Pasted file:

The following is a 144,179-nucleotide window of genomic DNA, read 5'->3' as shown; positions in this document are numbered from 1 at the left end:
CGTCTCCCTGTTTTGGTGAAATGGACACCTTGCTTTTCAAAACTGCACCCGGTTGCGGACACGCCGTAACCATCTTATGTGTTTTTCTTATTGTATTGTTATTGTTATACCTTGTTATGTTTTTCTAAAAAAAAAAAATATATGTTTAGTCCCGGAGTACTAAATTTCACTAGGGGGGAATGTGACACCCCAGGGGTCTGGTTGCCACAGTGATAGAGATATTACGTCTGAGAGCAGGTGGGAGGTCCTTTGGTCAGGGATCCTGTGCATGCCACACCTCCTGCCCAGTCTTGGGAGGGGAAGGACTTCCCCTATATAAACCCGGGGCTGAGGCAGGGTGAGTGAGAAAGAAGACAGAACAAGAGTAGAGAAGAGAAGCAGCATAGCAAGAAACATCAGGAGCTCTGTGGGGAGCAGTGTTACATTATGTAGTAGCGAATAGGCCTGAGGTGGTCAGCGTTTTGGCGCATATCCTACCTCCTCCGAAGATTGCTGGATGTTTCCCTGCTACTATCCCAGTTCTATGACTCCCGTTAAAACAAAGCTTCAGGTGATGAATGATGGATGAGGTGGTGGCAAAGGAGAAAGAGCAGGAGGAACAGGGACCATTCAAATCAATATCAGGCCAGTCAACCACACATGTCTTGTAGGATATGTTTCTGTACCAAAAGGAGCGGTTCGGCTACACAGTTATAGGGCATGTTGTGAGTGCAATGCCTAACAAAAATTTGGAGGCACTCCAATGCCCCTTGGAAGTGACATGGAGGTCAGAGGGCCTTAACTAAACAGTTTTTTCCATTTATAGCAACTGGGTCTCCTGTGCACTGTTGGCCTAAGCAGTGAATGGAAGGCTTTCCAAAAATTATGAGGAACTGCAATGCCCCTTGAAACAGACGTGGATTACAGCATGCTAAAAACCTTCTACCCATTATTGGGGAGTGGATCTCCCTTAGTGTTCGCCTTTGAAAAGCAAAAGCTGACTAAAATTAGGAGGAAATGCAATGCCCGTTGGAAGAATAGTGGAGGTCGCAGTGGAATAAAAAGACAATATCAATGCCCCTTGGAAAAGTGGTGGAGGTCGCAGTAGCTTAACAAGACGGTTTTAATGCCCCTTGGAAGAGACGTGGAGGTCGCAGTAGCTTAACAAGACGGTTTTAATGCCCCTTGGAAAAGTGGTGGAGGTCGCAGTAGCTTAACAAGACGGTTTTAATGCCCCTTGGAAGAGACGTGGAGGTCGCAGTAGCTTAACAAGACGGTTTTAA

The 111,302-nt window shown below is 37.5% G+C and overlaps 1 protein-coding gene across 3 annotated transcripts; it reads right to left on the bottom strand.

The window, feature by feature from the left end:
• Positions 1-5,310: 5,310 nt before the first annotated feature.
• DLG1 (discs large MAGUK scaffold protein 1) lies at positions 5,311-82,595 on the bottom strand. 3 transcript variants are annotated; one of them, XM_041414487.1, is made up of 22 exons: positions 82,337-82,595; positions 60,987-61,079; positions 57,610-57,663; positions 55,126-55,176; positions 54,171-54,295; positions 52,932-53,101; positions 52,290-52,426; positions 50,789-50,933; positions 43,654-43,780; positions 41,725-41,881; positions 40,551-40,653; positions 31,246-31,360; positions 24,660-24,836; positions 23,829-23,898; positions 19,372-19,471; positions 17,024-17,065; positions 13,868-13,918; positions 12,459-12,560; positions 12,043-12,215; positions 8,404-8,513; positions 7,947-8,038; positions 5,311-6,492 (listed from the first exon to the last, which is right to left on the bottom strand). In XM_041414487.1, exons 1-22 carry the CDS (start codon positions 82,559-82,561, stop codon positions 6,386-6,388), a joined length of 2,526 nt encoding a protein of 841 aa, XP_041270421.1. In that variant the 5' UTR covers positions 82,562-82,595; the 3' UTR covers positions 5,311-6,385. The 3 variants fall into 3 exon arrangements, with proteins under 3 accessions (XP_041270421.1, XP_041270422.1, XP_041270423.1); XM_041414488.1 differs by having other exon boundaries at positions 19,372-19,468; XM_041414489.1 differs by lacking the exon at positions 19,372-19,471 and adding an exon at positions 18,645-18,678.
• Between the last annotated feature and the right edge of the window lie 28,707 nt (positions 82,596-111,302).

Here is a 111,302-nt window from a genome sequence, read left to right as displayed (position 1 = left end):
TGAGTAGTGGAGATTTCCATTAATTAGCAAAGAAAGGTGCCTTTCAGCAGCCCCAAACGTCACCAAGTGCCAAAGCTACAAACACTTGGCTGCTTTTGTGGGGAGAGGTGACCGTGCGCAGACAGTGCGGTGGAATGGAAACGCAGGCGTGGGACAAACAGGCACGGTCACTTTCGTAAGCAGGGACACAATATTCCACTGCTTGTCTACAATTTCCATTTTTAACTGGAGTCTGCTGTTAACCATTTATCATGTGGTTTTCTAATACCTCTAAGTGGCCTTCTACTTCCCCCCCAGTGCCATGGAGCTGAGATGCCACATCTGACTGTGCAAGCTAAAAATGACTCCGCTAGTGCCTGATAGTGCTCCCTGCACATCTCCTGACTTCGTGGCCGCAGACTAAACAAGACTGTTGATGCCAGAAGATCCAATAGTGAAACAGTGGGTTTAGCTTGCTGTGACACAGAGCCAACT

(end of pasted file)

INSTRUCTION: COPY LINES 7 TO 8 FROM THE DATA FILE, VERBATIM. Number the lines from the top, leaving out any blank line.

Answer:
• Between the last annotated feature and the right edge of the window lie 28,707 nt (positions 82,596-111,302).

Here is a 111,302-nt window from a genome sequence, read left to right as displayed (position 1 = left end):